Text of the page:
3. If a psychologist were personally to witness the effects of a tornado upon the residents of a small town, what technique would he or she be using?

a. experimentation
b. correlational research
c. observation
d. none of the above

4. A case study is a(n)

a. observation of an event.
b. comparison of similar events.
c. study of changes and their effects.
d. intense investigation of a particular occurrence.

5. Events that we are aware of at a given time make up the

a. unconscious.
b. subconscious.
c. consciousness
d. triconscious.

6. Unlocking a combination padlock

a. always involves language skills.
b. always involves motor skills.
c. never involves imaginal skills.
d. seldom involves memory skills.

Sample Test

Choose the single, best answer that's available, after reading all of the choices carefully. (Answers are at the bottom of the webpage.)

1. A psychologist who studies perception by recording the activity of nerve cells in the brain adopts the ___ approach.

a. behavioral
b. neurobiological
c. psychoanalytic
d. phenomenological

2. A behavioral psychologist is interested in behavior that

a. can be observed.
b. is part of the conscious experience.
c. the organism chooses to perform.
d. can be inferred.

3. The ___ approach to the study of human beings focuses on the active processing and transformation of information.

a. humanistic
b. behavioral
c. cognitive
d. neurobiological

4. One of the principal concepts of a ___ psychologist is that of "unconscious processes."

a. humanistic
b. cognitive
c. psychoanalytic
d. behavioral

5. A psychologist who develops a computer program capable of playing chess is working in the field of

a. artificial intelligence.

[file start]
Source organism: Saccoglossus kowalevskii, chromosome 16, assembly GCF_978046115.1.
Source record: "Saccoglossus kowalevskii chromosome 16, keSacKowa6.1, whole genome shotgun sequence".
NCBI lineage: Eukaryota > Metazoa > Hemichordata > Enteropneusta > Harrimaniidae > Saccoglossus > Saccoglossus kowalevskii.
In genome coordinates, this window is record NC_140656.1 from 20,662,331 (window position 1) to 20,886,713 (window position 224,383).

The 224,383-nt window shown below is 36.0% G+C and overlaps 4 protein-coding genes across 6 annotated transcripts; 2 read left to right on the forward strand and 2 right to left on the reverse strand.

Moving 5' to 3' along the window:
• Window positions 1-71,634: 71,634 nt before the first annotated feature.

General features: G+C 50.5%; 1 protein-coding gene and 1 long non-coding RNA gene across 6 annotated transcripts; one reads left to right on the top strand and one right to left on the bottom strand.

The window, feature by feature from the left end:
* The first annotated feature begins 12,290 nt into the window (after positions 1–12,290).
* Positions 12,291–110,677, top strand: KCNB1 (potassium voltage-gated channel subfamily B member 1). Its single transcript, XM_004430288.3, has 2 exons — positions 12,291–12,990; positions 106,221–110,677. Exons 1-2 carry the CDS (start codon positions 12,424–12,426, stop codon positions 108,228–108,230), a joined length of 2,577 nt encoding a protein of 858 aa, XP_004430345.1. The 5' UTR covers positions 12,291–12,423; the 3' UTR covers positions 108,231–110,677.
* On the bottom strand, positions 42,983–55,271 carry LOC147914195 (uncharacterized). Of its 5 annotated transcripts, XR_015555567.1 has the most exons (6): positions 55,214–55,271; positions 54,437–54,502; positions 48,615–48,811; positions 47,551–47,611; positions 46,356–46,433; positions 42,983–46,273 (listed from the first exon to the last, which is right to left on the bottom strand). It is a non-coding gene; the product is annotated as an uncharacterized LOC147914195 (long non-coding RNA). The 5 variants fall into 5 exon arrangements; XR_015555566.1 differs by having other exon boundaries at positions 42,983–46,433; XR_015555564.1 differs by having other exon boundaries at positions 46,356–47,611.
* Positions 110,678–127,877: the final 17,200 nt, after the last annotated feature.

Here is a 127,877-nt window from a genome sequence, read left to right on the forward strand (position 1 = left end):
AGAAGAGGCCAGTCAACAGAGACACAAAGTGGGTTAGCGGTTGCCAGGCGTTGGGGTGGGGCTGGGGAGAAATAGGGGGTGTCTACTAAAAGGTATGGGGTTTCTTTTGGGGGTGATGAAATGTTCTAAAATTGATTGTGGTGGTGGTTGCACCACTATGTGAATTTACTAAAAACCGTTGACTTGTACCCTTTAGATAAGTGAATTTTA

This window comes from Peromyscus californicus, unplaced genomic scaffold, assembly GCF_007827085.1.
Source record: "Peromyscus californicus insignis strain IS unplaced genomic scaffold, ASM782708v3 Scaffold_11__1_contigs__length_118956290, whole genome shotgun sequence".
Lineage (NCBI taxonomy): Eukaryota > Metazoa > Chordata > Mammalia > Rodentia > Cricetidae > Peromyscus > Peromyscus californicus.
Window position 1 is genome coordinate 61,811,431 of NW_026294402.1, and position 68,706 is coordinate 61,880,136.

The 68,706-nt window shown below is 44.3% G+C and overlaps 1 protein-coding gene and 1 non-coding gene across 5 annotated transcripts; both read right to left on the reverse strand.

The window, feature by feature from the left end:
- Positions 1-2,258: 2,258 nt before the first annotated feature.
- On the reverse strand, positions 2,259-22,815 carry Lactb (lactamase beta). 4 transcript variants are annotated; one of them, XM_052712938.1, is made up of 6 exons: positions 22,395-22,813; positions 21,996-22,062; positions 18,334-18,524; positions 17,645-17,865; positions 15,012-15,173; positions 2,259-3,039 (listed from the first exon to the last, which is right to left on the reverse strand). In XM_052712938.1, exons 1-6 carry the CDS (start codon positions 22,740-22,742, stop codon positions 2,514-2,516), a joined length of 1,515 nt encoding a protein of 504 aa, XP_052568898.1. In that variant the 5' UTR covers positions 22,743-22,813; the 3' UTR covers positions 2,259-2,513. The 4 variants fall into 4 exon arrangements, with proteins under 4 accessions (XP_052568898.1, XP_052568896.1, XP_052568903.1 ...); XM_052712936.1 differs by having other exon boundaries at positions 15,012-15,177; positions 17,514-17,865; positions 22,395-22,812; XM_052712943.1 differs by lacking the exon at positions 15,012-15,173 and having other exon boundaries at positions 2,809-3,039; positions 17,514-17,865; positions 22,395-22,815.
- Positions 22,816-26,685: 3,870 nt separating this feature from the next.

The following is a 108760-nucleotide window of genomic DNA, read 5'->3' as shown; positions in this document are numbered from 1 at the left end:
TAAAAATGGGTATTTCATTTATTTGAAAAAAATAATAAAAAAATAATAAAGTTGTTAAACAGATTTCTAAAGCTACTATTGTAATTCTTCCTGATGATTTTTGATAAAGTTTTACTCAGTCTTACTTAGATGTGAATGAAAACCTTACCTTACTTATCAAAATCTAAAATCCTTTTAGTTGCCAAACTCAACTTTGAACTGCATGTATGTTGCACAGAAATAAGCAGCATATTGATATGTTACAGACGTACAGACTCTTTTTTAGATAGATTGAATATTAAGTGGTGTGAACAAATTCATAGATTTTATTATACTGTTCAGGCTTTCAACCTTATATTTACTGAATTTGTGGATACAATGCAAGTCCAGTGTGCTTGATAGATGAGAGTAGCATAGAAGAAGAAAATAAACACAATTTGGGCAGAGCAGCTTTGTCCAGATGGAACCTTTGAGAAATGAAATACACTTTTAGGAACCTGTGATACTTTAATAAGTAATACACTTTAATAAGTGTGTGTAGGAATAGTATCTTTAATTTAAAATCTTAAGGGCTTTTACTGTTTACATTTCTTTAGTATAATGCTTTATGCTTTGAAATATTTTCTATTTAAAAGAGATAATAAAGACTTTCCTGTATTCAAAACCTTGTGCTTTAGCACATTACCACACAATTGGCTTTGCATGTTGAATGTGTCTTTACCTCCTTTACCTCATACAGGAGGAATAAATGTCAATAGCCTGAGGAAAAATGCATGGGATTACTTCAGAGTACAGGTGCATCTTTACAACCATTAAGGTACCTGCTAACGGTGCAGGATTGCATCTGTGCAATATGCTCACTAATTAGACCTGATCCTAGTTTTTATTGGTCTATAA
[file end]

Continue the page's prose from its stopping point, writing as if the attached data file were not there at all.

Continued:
b. educational psychology..
c. experimental psychology
d. forensic psychology.

6. Unlocking a combination padlock

a. always involves language skills.
b. always involves motor skills.
c. never involves imaginal skills.
d. seldom involves memory skills.

7. One experiment found that increasing study time caused grades to go up. In this study, grades are the ___ variable.

a. independent
b. dependent
c. experimental
d. control

8. Messages are transmitted from one neuron to another by a long, slender, tubelike extension of the cell called a(n)

a. axon.
b. dendrite.
c. synaptic vesicle.
d. neurotransmitter.

9. Which one of the following is NOT a type of neuron?

a. motor
b. sensory
c. muscular
d. interneuron

10. Electrically charged atoms and molecules can pass in and out of a cell only by way of

a. ion channels and ion pumps.
b. energy from motor neurons.
c. myelin sheaths.
d. degradation.

11. The transmitter agent between neurons is most often a(n)

a. chemical.
b. chloride ion.
c. synapse.
d. electrical impulse.

12. Some mood-altering drugs, such as LSD, create their effects by changing activity at the

a. spinal cord.
b. muscle.
c. neuron.
d. synapse.

13. The center for higher mental processes is the

a. limbic system.
b. cerebrum.
c. cerebellum.
d. hypothalamus.

14. The three concentric structures of the brain may be considered to function

a. independently.
b. redundantly.
c. as three interrelated parts.
d. in a sequential fashion.

15. If someone asks you why you shouldn't drive faster than the speed limit, and you answer "because I can't afford to pay the ticket," what type of moral reasoning are you using?

a. preconventional
b. preoperational
c. conventional
d. postconventional




Example a: C

Example b: A

Example c: B

Example d: B


1. A

2. D

3. C

4. D

5. C

6. B

Sample Test:

1. B

2. A

3. C

4. C

5. A

6. B

7. B

8. A

9. C

10. A

11. A

12. D

13. B

14. C

15. A